With the nation’s unemployment rateas high as it is, it’s not unusual for jobseekers to have employment gaps on their resumes. The best job search advice on how to best handle these gaps? Be honest.
Don’t be tempted to lie about yourpast work experience as a way to cover up gaps in your resume. The odds are good that potential employers will uncover your attempts to hideemployment gaps. And when they do, you can bet that you won’t top their list of potential hires.
Instead, be prepared to honestlyexplain your employment gaps should you land an interview. You may havelegitimate reasons for taking time off. Maybe you left the career world for three years to spend time with your young children.
Maybe you returned to college full- time to earn a new degree. Don’t try to hide these breaks in your resume. Maybe the rough job market meantthat you simply weren’t able to land aposition during your employment gap.
Trying to sneak these employment gaps past hiring managers will not work. Hiring managers have seenplenty of resumes during these tough economic times so they know anemployment gap when they see one.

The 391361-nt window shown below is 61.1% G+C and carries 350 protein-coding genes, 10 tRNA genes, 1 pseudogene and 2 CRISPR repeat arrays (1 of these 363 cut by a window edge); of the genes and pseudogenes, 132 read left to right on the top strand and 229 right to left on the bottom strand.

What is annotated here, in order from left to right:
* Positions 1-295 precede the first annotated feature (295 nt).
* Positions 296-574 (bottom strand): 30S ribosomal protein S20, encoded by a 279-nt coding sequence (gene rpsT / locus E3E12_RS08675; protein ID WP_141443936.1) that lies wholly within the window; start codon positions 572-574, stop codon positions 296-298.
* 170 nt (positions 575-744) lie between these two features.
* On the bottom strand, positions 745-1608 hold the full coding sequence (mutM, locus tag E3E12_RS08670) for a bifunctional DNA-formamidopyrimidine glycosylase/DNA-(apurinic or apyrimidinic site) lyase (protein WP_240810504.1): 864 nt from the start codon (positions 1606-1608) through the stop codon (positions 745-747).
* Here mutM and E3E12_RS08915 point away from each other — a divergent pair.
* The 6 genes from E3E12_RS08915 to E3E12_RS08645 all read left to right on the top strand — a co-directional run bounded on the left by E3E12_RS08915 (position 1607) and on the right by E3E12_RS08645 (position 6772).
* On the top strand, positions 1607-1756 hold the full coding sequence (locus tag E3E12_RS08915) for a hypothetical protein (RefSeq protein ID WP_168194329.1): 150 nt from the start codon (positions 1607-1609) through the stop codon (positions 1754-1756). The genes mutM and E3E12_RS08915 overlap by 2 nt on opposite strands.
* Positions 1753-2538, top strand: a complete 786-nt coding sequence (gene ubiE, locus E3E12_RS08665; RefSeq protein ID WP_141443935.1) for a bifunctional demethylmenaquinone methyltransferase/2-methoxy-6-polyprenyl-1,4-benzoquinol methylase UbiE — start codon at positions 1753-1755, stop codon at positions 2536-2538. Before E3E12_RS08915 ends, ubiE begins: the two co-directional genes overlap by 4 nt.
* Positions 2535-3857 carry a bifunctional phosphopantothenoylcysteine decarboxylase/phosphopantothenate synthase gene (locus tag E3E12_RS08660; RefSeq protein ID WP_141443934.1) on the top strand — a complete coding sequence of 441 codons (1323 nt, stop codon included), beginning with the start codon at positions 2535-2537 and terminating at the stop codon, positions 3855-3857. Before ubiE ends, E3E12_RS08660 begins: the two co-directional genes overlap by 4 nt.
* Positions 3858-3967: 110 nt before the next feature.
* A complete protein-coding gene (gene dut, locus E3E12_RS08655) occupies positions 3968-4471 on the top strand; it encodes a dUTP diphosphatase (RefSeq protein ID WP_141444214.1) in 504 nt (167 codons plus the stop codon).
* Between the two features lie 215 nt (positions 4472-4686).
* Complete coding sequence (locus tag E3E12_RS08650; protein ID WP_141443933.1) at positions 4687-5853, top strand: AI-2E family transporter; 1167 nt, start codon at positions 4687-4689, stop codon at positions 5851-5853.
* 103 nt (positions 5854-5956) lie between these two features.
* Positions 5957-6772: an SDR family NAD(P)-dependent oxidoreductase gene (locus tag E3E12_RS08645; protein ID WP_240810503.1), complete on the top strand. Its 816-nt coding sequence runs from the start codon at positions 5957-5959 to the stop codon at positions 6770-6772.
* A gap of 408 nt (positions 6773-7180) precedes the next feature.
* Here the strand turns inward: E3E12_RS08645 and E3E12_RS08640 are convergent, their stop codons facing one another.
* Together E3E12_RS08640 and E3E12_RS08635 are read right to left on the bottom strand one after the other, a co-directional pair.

Instead, be sure to tell potential employers exactly what you were doing during these breaks to boostyour work skills. For instance, maybeyou worked as a freelance consultantduring the years in which you left a 9- to-5 job to raise your children. Mention this to potential employers and explain to them exactly what projects you took on for consulting clients.
Maybe during your long search for a new job you volunteered with anorganization in your field. Explain this to employers. Maybe you used your time off to attend adult education classes and pick up new technology skills. Again, this is a fact that you should share during your job interview.
Just because you can’t hide employment gaps on your resumes doesn’t mean you can’t make them less noticeable. For instance, if youworked at a company until January of 2010 and then didn’t find a new
job until December of that same year,it’s not wrong to state on your resume that you worked at job A until 2010 and landed work at company B in the same year. Just eliminate the specific months on your resume.
But the best job search advice of all? Don’t let an employment gap on your resume scare you away from applying for those jobs with which you knowyou are qualified. You’re far from alone in having holes on your resume. With the economy still staggering, employment gaps are something to which hiring managers are steadily becoming immune.
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